Israel’s Lebanon border operation seen as a political move by embattled Netanyahu
Israeli forces this week launched a major operation to destroy what the country’s government says are Hezbollah tunnels crossing into Israeli territory from Lebanon.
Part of what’s been dubbed Operation Northern Shield, the operation is a culmination of several years of searching for the Lebanese militant group’s underground passageways, which Israel’s military has been trying to locate since 2014. Israel says Hezbollah dug the tunnels as a means of attacking civilians if another war erupts between the two countries.
But despite the discovery adding new clarity to Israeli Prime Minister Benjamin Netanyahu’s previous warnings of undisclosed security threats, the operation is unlikely to lead to escalation, regional experts say. Rather, many suspect Netanyahu has publicized the operation in order to boost his popularity ahead of elections and divert attention from damning corruption allegations brought against him in recent months and weeks.
The announcement is significant because while Israel has found numerous tunnels dug by Palestinian militant group Hamas from Gaza, this is the first public revelation of a tunnel — 200 meters long and 25 meters deep — into Israel built by the Iranian-backed Hezbollah.
The operations would not be limited to Israeli territory, according to government statements, which described the tunnels as not yet functional but posing an “imminent threat.” Hezbollah has not yet made any comment.
But while the operation will have political and security implications for both Lebanon and Israel, the situation is unlikely to escalate, experts at political risk consultancy Eurasia Group say.
“A major escalation between Israel and Hezbollah remains unlikely and is only slightly affected by the Israeli operation along the border,” Eurasia said in an analyst report published Wednesday. “Both Israel and Hezbollah share a strong interest in avoiding conflict.”
The two sides have amassed significant deterrent capability since the Second Lebanese War in 2006, which saw more than a thousand people killed in the span of a month. Israel estimates that the Shia militant group has accumulated around 150,000 missiles and rockets, which would enable it to incur far more damage on Israeli territory than it could have a decade ago.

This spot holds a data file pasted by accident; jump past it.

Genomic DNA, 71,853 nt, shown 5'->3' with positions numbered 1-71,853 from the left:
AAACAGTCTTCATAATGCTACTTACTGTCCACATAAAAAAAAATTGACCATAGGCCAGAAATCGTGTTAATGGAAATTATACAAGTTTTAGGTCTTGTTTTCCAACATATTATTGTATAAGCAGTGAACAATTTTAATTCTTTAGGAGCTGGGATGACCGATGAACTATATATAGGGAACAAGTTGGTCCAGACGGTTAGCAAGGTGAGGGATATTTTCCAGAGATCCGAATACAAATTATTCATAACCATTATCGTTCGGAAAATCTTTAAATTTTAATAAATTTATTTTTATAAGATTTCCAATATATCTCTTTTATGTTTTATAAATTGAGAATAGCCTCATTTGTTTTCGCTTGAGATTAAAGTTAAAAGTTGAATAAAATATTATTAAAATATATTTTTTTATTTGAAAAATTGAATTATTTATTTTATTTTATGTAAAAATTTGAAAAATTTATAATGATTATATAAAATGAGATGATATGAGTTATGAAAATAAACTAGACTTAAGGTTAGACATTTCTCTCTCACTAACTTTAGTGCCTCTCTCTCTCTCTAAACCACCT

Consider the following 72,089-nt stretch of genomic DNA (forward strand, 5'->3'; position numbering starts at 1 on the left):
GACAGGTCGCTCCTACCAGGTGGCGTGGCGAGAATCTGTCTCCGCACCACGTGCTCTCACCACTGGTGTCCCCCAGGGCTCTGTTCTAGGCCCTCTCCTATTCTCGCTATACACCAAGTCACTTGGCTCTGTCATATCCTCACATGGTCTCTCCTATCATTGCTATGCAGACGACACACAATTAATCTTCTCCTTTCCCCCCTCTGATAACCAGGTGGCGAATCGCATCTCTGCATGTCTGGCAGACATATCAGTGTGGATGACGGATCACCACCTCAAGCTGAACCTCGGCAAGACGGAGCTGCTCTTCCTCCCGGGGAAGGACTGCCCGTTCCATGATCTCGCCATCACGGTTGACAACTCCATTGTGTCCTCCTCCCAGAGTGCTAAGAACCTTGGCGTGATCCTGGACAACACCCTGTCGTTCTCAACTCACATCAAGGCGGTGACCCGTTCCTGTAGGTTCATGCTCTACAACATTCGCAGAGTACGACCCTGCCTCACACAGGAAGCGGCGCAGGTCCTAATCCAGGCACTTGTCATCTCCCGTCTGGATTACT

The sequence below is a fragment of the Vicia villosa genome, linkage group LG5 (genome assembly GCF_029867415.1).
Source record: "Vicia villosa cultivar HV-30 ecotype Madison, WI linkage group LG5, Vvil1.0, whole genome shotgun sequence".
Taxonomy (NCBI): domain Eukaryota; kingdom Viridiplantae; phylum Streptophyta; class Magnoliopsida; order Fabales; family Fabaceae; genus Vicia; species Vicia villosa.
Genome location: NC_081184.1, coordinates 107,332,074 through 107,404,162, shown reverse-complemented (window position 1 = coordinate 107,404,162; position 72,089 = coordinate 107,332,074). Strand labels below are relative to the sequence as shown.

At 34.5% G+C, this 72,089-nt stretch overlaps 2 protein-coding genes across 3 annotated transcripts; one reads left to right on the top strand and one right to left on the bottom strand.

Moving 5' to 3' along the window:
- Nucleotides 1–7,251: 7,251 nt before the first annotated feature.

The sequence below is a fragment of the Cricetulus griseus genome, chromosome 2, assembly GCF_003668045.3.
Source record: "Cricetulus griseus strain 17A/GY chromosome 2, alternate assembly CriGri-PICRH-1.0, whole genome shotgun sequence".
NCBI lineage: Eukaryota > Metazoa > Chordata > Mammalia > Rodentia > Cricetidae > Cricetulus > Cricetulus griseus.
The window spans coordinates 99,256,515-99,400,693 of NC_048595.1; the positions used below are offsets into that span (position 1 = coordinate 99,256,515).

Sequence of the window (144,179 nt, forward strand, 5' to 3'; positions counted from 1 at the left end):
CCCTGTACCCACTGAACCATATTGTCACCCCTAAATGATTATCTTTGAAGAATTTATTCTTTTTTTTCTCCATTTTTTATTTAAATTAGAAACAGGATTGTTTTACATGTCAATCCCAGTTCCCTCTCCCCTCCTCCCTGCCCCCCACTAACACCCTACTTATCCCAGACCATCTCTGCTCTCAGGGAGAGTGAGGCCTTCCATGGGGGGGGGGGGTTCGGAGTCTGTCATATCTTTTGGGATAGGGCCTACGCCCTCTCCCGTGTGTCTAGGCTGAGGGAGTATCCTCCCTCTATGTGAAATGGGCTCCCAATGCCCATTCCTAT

And Israel has expanded its military doctrine to allow immediately deploying “overwhelming” military force in the event of a conflict with Hezbollah, meaning much more destructive and protracted fighting than in previous years.
Hezbollah, designated by the U.S. as a terrorist organization, is considered Lebanon’s most powerful political party and militant group and wields heavy influence in the religiously diverse country.
Netanyahu, in a statement Monday, called the tunnels a “gross violation” of UN Security Council Resolution 1701, which ended the 2006 war. Lebanese representatives on Wednesday told UN officials that Israel’s “consistent infiltration of Lebanese territory and airspace” was an “obvious violation” of that resolution.
Lebanese Prime Minister Saad Hariri tweeted on Thursday that “developments in the southern Lebanon border are no reason for escalation,” adding that his government was committed to UN Resolution 1701.
But missteps are entirely possible, said Greg Shapland, an associate fellow at Chatham House and former Middle East analyst for the U.K.’s Foreign Commonwealth Office.
“Will the situation escalate? Neither side has an interest in letting it do so but there’s always the danger of miscalculation — so yes, it could.”
Meanwhile, Netanyahu has come under some scrutiny for the timing and publicity of the announcement, which his critics say stems from his desire to distract from weeks of negative press. Local newspaper Haaretz and opposition politicians have called it “Operation Netanyahu Shield.”
“I think the IDF activity on the border with Lebanon is dictated by military need, not by politics,” Shapland said. “But the extent of the media coverage of that activity is dictated by Netanyahu’s political calculations. He needs to divert attention from his domestic problems, both political and legal.”
Soon to become Israel’s longest-running head of state and well-loved by many Israelis for his aggressive stance on security, Netanyahu has come under fire for a raft of corruption allegations. On Sunday, Israeli police recommended his indictment on fraud and bribery charges in what’s now the third corruption case pending against him. He has denied the charges.
The prime minister also faced a barrage of domestic criticism after agreeing to a cease-fire with Gaza’s Hamas militants in mid-November that proved highly unpopular and prompted the resignation of Israeli Defense Minister Avigdor Lieberman.
Netanyahu justified the cease-fire by stressing that there were military threats elsewhere of greater urgency than Gaza and that warranted more IDF attention, but said at the time he could not disclose what those threats were. According to Shapland, “Publicizing what the IDF is doing on the border with Lebanon is part of that PR effort.”
Eurasia made a similar assessment. “Instead of batting away concerns about Gaza and corruption, Netanyahu can focus on Hezbollah, Lebanon, and Iran, playing to his strength as the so-called Mr. Security.”
The prime minister’s office did not respond to a request for comment at time of publication.
While Netanyahu’s right-wing Likud party has enjoyed growing popularity and elections are scheduled for late 2019, Eurasia believes the Israeli leader will call early elections in the spring before potential indictments and while his support is still strong. Netanyahu has said that if indicted, he will still run for re-election and not step down.